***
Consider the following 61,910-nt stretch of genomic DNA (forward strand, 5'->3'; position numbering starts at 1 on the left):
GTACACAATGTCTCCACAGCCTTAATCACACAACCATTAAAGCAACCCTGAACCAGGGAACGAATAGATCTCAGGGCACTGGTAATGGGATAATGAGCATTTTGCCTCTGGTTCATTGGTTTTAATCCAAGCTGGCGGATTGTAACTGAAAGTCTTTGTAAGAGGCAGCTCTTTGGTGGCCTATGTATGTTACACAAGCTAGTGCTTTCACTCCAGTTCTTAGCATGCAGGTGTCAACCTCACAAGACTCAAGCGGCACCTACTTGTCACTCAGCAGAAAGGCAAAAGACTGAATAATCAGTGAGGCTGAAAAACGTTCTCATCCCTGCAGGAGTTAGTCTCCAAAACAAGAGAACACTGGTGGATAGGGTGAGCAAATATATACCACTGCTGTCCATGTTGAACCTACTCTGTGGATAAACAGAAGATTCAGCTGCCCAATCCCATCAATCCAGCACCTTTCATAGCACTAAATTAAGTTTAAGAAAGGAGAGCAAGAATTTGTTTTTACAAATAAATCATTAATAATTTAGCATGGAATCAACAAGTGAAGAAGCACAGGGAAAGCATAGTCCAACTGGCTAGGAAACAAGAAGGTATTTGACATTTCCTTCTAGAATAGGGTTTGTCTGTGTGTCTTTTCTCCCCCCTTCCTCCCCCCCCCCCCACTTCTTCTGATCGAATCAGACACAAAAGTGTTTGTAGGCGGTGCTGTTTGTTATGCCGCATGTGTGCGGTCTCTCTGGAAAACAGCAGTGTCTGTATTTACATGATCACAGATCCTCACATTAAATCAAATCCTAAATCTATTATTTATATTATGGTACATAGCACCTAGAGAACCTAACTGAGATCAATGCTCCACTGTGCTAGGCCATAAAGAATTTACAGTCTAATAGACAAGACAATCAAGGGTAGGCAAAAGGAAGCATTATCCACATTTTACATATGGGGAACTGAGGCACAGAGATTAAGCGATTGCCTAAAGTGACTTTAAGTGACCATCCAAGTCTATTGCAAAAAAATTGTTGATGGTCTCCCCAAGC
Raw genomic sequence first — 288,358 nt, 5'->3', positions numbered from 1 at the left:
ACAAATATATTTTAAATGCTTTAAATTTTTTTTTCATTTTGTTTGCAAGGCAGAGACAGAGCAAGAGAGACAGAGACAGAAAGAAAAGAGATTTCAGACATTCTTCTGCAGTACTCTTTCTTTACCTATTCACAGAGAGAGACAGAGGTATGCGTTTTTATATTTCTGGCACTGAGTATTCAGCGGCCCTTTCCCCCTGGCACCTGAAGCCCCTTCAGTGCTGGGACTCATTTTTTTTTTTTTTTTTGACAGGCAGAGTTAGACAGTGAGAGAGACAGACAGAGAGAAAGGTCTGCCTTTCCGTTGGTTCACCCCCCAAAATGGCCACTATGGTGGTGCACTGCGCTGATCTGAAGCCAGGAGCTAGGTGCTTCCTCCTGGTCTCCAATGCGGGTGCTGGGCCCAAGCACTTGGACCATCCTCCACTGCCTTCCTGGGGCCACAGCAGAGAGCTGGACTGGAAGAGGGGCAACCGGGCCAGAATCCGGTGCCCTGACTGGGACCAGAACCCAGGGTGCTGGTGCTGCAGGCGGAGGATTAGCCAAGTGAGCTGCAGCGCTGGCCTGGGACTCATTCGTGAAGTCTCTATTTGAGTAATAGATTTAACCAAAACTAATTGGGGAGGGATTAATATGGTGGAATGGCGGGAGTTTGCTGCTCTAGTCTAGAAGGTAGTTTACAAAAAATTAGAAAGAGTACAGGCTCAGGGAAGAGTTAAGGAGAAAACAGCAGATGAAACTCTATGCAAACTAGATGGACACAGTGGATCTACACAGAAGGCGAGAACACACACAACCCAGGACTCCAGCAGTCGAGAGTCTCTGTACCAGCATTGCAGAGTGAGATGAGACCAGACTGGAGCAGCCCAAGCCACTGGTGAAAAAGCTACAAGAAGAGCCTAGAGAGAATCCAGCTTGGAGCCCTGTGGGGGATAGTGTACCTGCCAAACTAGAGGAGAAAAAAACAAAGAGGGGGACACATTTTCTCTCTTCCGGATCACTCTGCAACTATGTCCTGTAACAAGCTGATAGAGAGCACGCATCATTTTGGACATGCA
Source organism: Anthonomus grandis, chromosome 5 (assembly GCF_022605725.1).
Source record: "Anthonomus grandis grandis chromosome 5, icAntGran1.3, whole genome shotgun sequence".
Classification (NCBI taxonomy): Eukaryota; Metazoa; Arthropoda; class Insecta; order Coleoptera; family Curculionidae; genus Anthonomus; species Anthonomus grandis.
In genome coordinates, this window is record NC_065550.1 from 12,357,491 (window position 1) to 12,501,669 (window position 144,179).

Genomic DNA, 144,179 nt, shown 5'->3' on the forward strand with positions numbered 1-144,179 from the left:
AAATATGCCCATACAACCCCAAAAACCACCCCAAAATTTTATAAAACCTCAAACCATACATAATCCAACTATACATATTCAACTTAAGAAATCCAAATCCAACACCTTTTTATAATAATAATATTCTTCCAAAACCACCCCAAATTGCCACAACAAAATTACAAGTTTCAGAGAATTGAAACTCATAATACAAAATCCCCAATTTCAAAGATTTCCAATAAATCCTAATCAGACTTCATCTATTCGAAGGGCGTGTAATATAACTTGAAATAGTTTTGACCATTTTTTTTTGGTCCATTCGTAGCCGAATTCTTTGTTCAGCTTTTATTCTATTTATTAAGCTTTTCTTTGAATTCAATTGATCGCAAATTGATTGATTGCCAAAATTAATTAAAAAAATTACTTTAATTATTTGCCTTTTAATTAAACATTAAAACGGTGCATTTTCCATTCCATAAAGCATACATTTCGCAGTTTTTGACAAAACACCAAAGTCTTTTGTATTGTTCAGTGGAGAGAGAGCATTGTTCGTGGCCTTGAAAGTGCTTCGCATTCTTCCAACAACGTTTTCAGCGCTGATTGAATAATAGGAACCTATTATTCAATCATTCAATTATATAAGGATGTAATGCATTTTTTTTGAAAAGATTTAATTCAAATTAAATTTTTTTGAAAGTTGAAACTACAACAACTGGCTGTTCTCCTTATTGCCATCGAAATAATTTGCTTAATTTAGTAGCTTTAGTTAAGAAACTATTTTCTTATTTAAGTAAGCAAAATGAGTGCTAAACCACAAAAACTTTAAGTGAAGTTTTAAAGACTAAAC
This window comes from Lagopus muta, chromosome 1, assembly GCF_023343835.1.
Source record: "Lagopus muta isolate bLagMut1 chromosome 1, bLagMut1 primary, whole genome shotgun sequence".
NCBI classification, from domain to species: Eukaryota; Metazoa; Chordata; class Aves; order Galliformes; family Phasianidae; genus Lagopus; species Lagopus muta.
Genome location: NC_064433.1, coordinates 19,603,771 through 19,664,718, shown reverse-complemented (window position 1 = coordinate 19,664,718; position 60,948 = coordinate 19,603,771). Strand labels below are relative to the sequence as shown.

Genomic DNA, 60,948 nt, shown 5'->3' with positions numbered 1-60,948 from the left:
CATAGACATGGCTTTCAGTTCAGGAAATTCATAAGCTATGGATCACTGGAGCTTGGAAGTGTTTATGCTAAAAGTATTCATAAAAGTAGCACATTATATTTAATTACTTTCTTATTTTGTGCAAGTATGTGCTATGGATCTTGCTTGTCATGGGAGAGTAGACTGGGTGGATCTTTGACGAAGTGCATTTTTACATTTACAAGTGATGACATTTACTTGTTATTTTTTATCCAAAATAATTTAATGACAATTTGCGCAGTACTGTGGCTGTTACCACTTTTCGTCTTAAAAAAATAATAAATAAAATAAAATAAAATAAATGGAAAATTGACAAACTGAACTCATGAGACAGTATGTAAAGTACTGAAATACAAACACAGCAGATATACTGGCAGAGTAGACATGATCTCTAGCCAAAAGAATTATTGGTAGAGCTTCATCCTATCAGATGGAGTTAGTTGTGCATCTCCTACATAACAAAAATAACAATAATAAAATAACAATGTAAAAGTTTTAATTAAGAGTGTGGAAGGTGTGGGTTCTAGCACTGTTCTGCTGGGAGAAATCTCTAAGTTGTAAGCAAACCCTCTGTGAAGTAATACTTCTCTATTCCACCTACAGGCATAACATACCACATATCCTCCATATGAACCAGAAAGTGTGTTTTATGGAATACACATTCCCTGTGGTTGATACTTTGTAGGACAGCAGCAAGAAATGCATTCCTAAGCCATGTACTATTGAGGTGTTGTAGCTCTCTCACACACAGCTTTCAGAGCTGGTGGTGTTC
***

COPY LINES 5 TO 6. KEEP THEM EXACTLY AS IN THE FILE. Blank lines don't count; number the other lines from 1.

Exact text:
Source organism: Anthonomus grandis, chromosome 5 (assembly GCF_022605725.1).
Source record: "Anthonomus grandis grandis chromosome 5, icAntGran1.3, whole genome shotgun sequence".